copyright. In determining whether the use made of a work in any particular case is a fair use the factors to be considered
shall include - (1) the purpose and character of the use, including whether such use is of a commercial nature or is for nonprofit
educational purposes; (2) the nature of the copyrighted work; (3) the amount and substantiality of the portion used in relation
to the copyrighted work as a whole; and (4) the effect of the use upon the potential market for or value of the copyrighted
work. The fact that a work is unpublished shall not itself bar a finding of fair use if such finding is made upon consideration
of all the above factors.
United States Code: Title 17, Section 106 Chapter 1 - Subject Matter And Scope of Copyright
Subject to sections 107 through 120, the owner of copyright under this title has the exclusive rights to do
and to authorize any of the following: (1) to reproduce the copyrighted work in copies or phonorecords; (2) to prepare derivative
works based upon the copyrighted work; (3) to distribute copies or phonorecords of the copyrighted work to the public by sale
or other transfer of ownership, or by rental, lease, or lending; (4) in the case of literary, musical, dramatic, and choreographic
works, pantomimes, and motion pictures and other audiovisual works, to perform the copyrighted work publicly; (5) in the case
of literary, musical, dramatic, and choreographic works, pantomimes, and pictorial, graphic, or sculptural works, including
the individual images of a motion picture or other audiovisual work, to display the copyrighted work publicly; and (6) in
the case of sound recordings, to perform the copyrighted work publicly by means of a digital audio transmission.
USE NOTICE: This site contains copyrighted material the use of which has not always been specifically authorized by the copyright
owner. We are making such material available in our efforts to advance understanding of environmental, political, human rights,
economic, democracy, scientific, and social justice issues, etc. We believe this constitutes a 'fair use' of any such copyrighted
material as provided for in section 107 of the US Copyright Law. In accordance with Title 17 U.S.C. Section 107, the material
on this site is distributed without profit to those who have expressed a prior interest in receiving the included information
for research and educational purposes.
TO: Members of the Faculty, Hoover Institution Fellows, Academic Staff, and Library Directors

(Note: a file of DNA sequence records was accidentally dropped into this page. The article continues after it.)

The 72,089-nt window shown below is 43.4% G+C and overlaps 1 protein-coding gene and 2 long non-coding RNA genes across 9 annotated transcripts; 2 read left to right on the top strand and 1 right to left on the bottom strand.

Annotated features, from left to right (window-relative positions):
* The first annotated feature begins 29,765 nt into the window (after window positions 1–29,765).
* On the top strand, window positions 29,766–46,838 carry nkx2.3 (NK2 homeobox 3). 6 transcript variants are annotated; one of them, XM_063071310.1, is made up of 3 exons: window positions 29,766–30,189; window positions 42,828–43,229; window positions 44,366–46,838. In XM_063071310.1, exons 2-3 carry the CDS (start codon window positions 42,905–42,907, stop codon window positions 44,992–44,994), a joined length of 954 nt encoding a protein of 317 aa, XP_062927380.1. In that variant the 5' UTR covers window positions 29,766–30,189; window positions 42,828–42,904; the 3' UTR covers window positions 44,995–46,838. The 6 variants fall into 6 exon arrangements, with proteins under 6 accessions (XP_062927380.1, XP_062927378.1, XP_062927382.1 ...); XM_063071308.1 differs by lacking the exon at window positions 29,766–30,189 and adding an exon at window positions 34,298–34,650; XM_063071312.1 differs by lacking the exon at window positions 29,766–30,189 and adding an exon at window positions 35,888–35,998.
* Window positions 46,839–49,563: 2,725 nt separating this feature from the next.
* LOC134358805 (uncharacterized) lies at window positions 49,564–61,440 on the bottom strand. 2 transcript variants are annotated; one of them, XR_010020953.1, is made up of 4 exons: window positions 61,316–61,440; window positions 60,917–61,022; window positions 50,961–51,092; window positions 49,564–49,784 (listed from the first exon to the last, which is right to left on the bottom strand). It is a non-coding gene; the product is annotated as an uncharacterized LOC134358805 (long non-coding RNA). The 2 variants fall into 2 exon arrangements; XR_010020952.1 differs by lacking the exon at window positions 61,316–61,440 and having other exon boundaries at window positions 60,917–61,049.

Condoleezza Rice, Provost
RE: Copyright Reminder
October 30, 1998
This memorandum provides a general
description of the applicability of the copyright law and the so-called "fair use" exemptions to the copyright law's general
prohibition on copying. It also describes "safe harbor" guidelines applicable to classroom copying.
The federal copyright
statute governs the reproduction of works of authorship. In general, works governed by copyright law include such traditional
works of authorship as books, photographs, music, drama, video and sculpture, and also software, multimedia, and databases.
Copyrighted works are protected regardless of the medium in which they are created or reproduced; thus, copyright extends
to digital works and works transformed into a digital format. Copyrighted works are not limited to those that bear a copyright
notice. As a result of changes in copyright law, works published since March 1, 1989 need not bear a copyright notice to be
protected under the statute.
Two provisions of the copyright statute are of particular importance to teachers and researchers:
a provision that codifies the doctrine of "fair use," under which limited copying of copyrighted works without the permission
of the owner is allowed for certain teaching and research purposes; and
* a provision that establishes special limitations
and exemptions for the reproduction of copyrighted works by libraries and archives.
The concept of fair use is necessarily
somewhat vague when discussed in the abstract. Its application depends critically on the particular facts of the individual
situation. Neither the case law nor the statutory law provides bright lines concerning which uses are fair and which are not.
However, you may find it helpful to refer to certain third party source materials. Guidelines for classroom copying by not-for-profit
educational institutions have been prepared by a group consisting of the Authors League of America, the Association of American
Publishers, and an ad hoc committee of educational institutions and organizations. In addition, fair use guidelines for educational
multimedia have been prepared by a group coordinated by the consortium of College and University Multimedia Centers (CCUMC).
These guidelines describe safe harbor conditions, but do not purport to define the full extent of "fair use."
as well as other source material, are available through a variety of resources, including through the world wide web site
Stanford University Libraries & Academic Information Resources, in collaboration with the Council on Library Resources
and FindLaw Internet Legal Resources, are sponsors of this web site. The site assembles a wide range of materials related
to the use of copyrighted material by individuals, libraries, and educational institutions.
I hope that the discussion
below helps to clarify further the nature of "fair use."
I. Fair Use for Teaching and Research
The "fair use"
doctrine allows limited reproduction of copyrighted works for educational and research purposes. The relevant portion of the
copyright statue provides that the "fair use" of a copyrighted work, including reproduction "for purposes such as criticism,
news reporting, teaching (including multiple copies for classroom use), scholarship, or research" is not an infringement of
copyright. The law lists the following factors as the ones to be evaluated in determining whether a particular use of a copyrighted
work is a permitted "fair use," rather than an infringement of the copyright: